Monday, June 01, 2015

Another rural Indiana county facing a health crisis; hepatitis C epidemic hits Fayette County

Officials in a poor, rural Indiana county fear they are facing a health epidemic like the one in Austin, Ind., that has resulted in more than 150 confirmed cases of HIV and is blamed mostly on shared needle use, reports Maureen Hayden for Community Newspaper Holdings. Local leaders in Fayette County (Wikipedia map), which ranks last in the state in health rankings, fear that hepatitis C is beginning to run rampant among the 24,000 residents and are seeking to establish a needle-exchange program like the one in Scott County, home to Austin.

Fayette County hepatitis C rates are second in the state, to Scott County, Hayden writes. Last year 72 hepatitis C cases were reported in Fayette County. Through April of this year, 60 cases have been reported. In Connersville—a town of 13,232 people and the county seat—41 people overdosed on heroin in the last three months of 2014, and eight of those people died.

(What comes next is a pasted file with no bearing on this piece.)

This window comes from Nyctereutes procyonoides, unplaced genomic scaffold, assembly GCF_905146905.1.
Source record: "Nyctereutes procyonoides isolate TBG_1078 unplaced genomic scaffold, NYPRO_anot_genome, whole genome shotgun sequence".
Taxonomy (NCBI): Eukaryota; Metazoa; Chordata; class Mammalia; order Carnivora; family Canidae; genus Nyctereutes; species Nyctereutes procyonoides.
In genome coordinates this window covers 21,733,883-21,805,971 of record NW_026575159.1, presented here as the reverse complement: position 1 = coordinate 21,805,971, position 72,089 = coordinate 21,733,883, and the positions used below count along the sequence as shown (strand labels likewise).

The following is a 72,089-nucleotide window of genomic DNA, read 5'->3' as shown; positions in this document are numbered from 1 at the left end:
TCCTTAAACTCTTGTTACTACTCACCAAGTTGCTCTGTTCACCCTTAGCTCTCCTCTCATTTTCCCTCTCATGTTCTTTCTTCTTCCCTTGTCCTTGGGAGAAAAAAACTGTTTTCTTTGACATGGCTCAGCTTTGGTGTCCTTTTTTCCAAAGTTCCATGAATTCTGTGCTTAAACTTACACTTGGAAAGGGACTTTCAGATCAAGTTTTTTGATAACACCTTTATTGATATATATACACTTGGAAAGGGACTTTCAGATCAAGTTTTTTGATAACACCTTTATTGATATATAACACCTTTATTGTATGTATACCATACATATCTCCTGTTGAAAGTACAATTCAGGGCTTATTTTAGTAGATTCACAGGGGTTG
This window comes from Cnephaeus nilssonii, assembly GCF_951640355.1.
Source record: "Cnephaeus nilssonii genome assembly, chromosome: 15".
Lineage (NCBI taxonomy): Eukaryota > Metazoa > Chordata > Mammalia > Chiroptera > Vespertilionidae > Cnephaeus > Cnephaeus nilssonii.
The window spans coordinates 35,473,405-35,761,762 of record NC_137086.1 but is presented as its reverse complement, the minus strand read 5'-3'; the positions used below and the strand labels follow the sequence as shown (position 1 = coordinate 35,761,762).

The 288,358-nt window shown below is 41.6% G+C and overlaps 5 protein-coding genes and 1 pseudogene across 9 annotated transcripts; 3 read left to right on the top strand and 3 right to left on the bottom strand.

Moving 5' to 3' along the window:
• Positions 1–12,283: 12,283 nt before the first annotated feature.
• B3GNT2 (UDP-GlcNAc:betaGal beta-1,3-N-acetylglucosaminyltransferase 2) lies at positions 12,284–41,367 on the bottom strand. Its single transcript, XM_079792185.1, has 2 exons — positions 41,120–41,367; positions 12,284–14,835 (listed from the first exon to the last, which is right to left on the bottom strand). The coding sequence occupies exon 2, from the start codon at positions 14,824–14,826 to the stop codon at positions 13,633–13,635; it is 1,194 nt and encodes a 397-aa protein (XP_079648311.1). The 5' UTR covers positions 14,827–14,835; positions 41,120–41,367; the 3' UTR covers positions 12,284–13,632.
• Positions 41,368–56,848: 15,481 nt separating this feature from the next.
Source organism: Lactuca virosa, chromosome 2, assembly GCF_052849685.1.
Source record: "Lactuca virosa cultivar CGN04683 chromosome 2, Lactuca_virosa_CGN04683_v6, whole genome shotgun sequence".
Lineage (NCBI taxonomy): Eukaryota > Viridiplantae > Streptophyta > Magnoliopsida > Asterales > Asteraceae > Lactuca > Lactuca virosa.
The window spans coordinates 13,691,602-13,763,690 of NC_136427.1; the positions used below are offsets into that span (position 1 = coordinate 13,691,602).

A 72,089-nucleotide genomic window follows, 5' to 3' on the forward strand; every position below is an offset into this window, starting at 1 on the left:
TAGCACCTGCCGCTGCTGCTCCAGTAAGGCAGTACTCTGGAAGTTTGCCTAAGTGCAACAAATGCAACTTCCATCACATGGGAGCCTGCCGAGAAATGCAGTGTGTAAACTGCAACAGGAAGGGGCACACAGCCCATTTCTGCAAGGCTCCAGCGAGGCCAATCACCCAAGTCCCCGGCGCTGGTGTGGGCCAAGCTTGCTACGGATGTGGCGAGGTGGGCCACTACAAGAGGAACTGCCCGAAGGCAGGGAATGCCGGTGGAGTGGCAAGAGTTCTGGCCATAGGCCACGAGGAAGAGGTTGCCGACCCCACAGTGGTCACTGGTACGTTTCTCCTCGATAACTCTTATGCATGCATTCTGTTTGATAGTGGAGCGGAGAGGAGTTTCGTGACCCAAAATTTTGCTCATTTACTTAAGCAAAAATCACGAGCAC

One problem is that no state money can be used to support a needle-exchange program, Hayden writes. "A local health department must initiate the request for an exchange and gain approval from county commissioners after a public hearing. Local officials then seek approval from the state Public Health Commissioner, who must determine that a needle exchange is warranted." 

Another problem is that in Fayette County "an estimated 20 percent of adults have no health insurance, though that could change if local officials enroll more people into the state’s expanded Medicaid program," Hayden writes.

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